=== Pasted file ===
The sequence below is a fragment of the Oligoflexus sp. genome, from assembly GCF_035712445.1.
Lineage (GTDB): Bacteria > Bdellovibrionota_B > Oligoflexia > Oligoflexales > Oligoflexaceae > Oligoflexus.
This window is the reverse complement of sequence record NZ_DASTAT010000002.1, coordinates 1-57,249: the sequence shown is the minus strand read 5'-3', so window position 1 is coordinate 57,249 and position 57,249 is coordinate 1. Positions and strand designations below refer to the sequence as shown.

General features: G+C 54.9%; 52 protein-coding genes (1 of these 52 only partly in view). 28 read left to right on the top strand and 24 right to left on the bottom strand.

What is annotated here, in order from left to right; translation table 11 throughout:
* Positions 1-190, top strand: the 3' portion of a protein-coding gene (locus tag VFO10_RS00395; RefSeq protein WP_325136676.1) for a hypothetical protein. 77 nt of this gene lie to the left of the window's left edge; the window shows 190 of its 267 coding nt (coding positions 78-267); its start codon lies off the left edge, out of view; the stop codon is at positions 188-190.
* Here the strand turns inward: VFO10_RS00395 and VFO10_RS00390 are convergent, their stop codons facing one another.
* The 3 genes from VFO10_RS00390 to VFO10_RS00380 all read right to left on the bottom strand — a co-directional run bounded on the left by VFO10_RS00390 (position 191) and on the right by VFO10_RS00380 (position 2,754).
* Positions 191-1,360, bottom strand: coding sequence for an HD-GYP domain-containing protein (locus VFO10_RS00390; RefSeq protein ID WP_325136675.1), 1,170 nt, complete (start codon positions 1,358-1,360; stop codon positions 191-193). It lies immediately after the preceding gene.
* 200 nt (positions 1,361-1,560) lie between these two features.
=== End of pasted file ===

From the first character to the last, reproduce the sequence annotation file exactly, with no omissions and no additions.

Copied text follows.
The sequence below is a fragment of the Oligoflexus sp. genome, from assembly GCF_035712445.1.
Lineage (GTDB): Bacteria > Bdellovibrionota_B > Oligoflexia > Oligoflexales > Oligoflexaceae > Oligoflexus.
This window is the reverse complement of sequence record NZ_DASTAT010000002.1, coordinates 1-57,249: the sequence shown is the minus strand read 5'-3', so window position 1 is coordinate 57,249 and position 57,249 is coordinate 1. Positions and strand designations below refer to the sequence as shown.

General features: G+C 54.9%; 52 protein-coding genes (1 of these 52 only partly in view). 28 read left to right on the top strand and 24 right to left on the bottom strand.

What is annotated here, in order from left to right; translation table 11 throughout:
* Positions 1-190, top strand: the 3' portion of a protein-coding gene (locus tag VFO10_RS00395; RefSeq protein WP_325136676.1) for a hypothetical protein. 77 nt of this gene lie to the left of the window's left edge; the window shows 190 of its 267 coding nt (coding positions 78-267); its start codon lies off the left edge, out of view; the stop codon is at positions 188-190.
* Here the strand turns inward: VFO10_RS00395 and VFO10_RS00390 are convergent, their stop codons facing one another.
* The 3 genes from VFO10_RS00390 to VFO10_RS00380 all read right to left on the bottom strand — a co-directional run bounded on the left by VFO10_RS00390 (position 191) and on the right by VFO10_RS00380 (position 2,754).
* Positions 191-1,360, bottom strand: coding sequence for an HD-GYP domain-containing protein (locus VFO10_RS00390; RefSeq protein ID WP_325136675.1), 1,170 nt, complete (start codon positions 1,358-1,360; stop codon positions 191-193). It lies immediately after the preceding gene.
* 200 nt (positions 1,361-1,560) lie between these two features.